The U.S. Supreme Court declined last week to hear the appeal of a high school teacher who was fired after a marijuana cigarette was found in her car and she refused to take a drug test.
  • House Bill Makes Changes to Impact Aid
  • School Groups To Promote Selective Service System
With more young people getting caught in the maelstrom of methamphetamine abuse, school and community leaders are struggling to come to their rescue.
For the past two years, Iowa state officials have had to rely on a 20-foot-long trailer to get the word out about methamphetamine. The drug isn't covered in depth by existing drug-abuse-prevention curricula, they say, and is too big a problem in the state to go unaddressed. So officials have depended on the Iowa National Guard to help them haul a mobile methamphetamine exhibit from one town to another.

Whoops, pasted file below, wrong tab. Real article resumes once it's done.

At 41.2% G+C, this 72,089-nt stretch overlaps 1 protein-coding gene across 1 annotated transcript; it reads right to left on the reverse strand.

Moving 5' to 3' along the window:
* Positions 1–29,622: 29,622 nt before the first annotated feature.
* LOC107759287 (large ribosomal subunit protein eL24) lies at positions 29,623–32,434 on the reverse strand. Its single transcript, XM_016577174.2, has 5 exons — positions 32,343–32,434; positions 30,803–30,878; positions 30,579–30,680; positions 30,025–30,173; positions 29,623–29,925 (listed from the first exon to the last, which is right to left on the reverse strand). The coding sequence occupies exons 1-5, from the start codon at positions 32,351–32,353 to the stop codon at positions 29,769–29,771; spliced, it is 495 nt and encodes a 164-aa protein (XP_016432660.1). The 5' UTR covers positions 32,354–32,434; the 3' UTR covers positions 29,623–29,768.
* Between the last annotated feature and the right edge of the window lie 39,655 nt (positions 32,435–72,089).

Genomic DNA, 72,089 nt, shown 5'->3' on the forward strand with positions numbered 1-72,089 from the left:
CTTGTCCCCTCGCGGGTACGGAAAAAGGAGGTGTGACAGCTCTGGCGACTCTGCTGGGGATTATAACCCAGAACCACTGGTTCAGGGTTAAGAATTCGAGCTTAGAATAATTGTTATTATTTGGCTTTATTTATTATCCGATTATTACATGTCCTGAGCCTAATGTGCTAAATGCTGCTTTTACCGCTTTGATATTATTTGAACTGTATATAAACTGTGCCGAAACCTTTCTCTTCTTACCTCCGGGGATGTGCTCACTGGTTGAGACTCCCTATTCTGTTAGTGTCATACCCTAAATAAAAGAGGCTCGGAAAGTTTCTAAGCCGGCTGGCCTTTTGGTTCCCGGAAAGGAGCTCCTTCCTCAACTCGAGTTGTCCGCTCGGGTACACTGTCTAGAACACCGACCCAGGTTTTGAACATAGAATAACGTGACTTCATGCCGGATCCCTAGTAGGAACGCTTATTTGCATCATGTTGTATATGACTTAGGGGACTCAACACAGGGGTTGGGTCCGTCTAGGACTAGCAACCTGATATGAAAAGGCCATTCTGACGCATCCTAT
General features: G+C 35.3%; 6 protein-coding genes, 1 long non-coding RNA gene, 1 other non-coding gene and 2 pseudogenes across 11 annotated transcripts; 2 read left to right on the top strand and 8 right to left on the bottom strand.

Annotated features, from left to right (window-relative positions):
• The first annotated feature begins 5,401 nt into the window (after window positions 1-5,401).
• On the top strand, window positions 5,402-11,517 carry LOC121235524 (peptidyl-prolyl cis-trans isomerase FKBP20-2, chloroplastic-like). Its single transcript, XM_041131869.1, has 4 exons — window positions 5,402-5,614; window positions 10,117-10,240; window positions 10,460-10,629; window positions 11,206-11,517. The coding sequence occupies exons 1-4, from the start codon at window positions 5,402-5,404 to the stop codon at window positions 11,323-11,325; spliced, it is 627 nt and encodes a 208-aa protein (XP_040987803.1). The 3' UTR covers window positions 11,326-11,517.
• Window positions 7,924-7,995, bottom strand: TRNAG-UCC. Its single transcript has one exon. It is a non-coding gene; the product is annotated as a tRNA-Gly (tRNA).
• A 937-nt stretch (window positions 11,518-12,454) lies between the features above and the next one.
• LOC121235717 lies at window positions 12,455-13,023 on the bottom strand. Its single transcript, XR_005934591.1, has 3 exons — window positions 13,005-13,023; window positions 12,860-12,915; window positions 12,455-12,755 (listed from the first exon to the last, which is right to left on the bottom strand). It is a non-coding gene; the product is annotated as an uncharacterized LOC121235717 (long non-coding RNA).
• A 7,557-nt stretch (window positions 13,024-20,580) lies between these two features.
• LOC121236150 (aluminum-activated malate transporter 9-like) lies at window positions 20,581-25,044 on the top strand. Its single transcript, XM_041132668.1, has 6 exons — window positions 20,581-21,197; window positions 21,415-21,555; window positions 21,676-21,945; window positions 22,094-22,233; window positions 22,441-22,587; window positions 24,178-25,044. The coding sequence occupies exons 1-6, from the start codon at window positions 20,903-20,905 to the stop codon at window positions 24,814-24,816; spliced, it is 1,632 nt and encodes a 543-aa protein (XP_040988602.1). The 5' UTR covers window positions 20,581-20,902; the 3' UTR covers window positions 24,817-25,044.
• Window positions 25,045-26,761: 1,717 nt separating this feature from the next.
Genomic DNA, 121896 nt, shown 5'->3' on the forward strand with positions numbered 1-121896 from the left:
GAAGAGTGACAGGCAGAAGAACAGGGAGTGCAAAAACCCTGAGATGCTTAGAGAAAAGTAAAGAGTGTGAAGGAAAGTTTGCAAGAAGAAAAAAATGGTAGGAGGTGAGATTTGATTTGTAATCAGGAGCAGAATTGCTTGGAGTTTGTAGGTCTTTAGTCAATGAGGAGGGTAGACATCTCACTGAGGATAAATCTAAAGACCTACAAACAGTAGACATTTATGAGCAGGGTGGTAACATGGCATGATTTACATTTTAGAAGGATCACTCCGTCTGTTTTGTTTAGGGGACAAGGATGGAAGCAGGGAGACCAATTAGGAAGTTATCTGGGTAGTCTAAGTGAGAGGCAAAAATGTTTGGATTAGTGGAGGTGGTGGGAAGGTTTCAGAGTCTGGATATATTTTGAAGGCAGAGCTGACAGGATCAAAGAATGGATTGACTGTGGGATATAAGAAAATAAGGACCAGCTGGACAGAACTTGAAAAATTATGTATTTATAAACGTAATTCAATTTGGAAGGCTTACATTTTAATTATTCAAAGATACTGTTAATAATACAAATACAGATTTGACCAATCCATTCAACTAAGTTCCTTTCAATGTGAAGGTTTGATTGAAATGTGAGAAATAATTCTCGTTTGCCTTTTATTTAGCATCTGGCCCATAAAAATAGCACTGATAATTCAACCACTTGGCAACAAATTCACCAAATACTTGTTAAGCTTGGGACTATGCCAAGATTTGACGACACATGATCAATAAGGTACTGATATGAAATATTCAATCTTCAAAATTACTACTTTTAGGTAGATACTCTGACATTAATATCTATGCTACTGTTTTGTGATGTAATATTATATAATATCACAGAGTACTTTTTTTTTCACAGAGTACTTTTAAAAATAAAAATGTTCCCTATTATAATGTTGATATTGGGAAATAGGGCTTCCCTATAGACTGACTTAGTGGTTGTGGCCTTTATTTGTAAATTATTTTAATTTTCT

A national strategy to help teachers succeed.
A professor notes the changes in the classroom and the world.
A look at the revised mathematics standards of the National Council of Teachers of Mathematics.
FOUNDATION SUPPORT: Coverage of specific topics in Education Week is supported in part by grants from the Eli and Edythe Broad Foundation, the Bill & Melinda Gates Foundation, the CME Group Foundation, the Carnegie Corporation of New York, the Jack Kent Cooke Foundation, the Joyce Foundation, the NoVo Foundation, the Noyce Foundation, the Raikes Foundation, the Wallace Foundation, and the Walton Family Foundation. The newspaper retains sole editorial control over the content of the articles that are underwritten by the foundations. Additional grants in support of Editorial Projects in Education’s data journalism and video capacity come from the Leona M. and Harry B. Helmsley Charitable Trust and the Schott Foundation for Public Education. (Updated 1/1/2017)